Hello! Dry embossing with dies is not a new technique but it can be one of the most frustrating. Getting that perfect impression can be awkward. Today, I want to discuss the basic technique, as well as addressing some of the issues that can arise when aiming for that perfect impression.
Dry embossing with a die is when you create an impression in sheet of card, similar to what you would achieve when using an embossing folder. You want the die to push itself into the cardstock but not perforate it in any way. This is done by incorporating an embossing mat into your die sandwich. The mat absorbs the pressure that would normally cut through the cardstock and the die leaves just it’s impression instead.
Once the impression is made, like an embossing folder, either the positive or the negative side can be then used in your project. There are two distinct types of embossing mat, a black and a tan. Both are made of silicone and are surprisingly resilient when used.
Two types of silicone embossing mats available
I have both types and have noticed quite a bit of difference between them. The black mat (made by Sizzix) is both thinner, by about half a millimetre, and softer than the tan mat (sold by Spellbinders and a Chinese generic). I have found both useful, depending on the die and cardstock used. I will discuss how you can vary using the different embossing mats in more detail below.
Sizzix also recommend an additional impression pad be used with their black silicone mat but when using a die to emboss, it can be substituted out for an old cutting plate. I have found just a little adjustment to a typical die cutting sandwich can give great embossing results.
Usually, to cut with dies, we place a sheet of paper and a die between two clear cutting plates and make sure there is enough additional pressure supplied by adding or subtracting spacers supplied with the machine. In the case of the Big Shot, the correct pressure is obtained by using the multipurpose platform with both tabs (plastic sheets of different thickness) placed beneath the die sandwich. When embossing with the die, we don’t need quite as much pressure to create the image, so therefore, the sandwich doesn’t need to be as thick. To use as much pressure as usually needed to cut would tear the cardstock and damage the silicone embossing mat when it’s run through the machine. So here’s the sandwich I have found works well, most of the time. I will also discuss ways to vary stack pressure later.
Embossing sandwich for the Big Shot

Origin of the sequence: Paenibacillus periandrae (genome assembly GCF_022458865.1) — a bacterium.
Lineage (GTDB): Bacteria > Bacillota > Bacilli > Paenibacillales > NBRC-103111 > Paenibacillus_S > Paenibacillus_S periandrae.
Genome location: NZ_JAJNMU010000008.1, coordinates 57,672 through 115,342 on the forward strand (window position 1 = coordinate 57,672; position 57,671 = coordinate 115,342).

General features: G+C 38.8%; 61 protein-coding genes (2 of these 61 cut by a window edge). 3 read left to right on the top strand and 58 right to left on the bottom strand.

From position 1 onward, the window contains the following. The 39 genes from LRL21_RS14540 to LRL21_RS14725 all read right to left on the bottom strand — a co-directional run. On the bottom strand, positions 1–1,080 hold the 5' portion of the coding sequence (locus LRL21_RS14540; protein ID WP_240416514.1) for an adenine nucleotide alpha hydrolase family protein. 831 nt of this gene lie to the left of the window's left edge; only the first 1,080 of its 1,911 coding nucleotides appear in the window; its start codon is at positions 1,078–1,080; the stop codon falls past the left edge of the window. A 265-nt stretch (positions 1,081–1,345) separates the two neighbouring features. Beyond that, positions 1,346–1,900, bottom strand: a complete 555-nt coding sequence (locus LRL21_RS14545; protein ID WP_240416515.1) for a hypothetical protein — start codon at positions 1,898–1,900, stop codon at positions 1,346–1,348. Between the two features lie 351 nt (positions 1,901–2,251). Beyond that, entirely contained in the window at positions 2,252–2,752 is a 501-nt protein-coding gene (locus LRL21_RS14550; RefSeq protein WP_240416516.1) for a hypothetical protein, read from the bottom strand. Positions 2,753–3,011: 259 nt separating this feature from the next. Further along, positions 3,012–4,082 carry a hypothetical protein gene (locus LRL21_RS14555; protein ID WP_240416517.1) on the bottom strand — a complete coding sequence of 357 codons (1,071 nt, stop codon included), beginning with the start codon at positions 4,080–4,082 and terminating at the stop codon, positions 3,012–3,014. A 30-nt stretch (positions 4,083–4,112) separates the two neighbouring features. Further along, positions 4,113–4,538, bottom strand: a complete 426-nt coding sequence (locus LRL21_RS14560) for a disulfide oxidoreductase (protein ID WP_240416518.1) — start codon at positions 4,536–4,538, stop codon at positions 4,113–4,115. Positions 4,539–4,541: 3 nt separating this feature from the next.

To emboss I make this sandwich in my Big Shot:
- Cutting plate
- Dies, facing up
- Embossing mat (either black or tan)
- Cutting plate
Die used: Sue Wilson Swiss Background CED9102
The sandwich for the Cuttlebug is:
- A Plate
- B Plate
- Embossing Mat
- shims (if using them)
- dies face down
- B Plate
The Big Shot sandwich can also be reversed, or flipped over, so the die is in the other direction, but let me now explain why I think that isn’t the best idea.
Things I’ve learned along the way…
I always keep one plate as a “no cut plate” that it will eventually become a cutting plate as it ages. I find, while working, it useful to always have a plate that doesn’t have scratches on it. I use my roughest, scratched surface cutting plate on the same side as my embossing pad, rather than next to my cardstock. This stops any of the cutting plate’s scratch marks getting embossed into the cardstock’s surface. This is particularly important if you’re planning to use the negative side of the embossed image. I also keep the rough cutting plate away from the multipurpose platform, preferring to use it on the roller side of the sandwich. This stops any of the scratch marks from being embossed into platform surface (I made this mistake) and this is one reason why I use the sandwich in the above order.
It’s also a good idea to save any old cutting plates and to use them as the plate you put next to the mat. Over time, the plate next to the mat will bend and using an older plate saves your cutting plates from that dreaded buckle that inhibits cutting precision. This is another reason why I use my sandwich in the above order. My “no cut plate”, placed directly on the platform, doesn’t get buckled and will last much longer as a result.
Tape the dies in place to stop them moving while working. Dies used here: MFT Inside and Out Stitched Ovals, Memory Box Stitched Rectangle Trimmings 30082
I usually tape the dies onto the cardstock so they don’t move, using any low tack tape. To make sure the tape will come away from the paper, I stick it to my skin a few times to lessen the stickiness further. Many low tack tapes are still too sticky and will tear the cardstock when trying to remove it after its been run through the machine. The embossing process also pushes the tape onto the cardstock more and if it’s too sticky, tape removal could ruin your piece.
I’ve read that magnetic platforms cannot be used in this embossing process, as it can cause damage to the platform. I don’t have one, so my advice would be to err on the side of caution and not attempt to use one. It makes sense to me that the embossing mat would be too thick for a magnetic platform to be of any use anyway.
When attempting to run the sandwich through the machine, you don’t need the same pressure as you need for cutting. This is where everyone needs to experiment with their own machine a little, as each individual machine has different pressure. My machine is still quite new and the sandwich needed for embossing will be different to a well loved, much used machine. The older machine will give less pressure to a sandwich. A difference of 1mm can be the difference between a great emboss and torn cardstock. It’s much better to have less impression than to have buckling and tearing.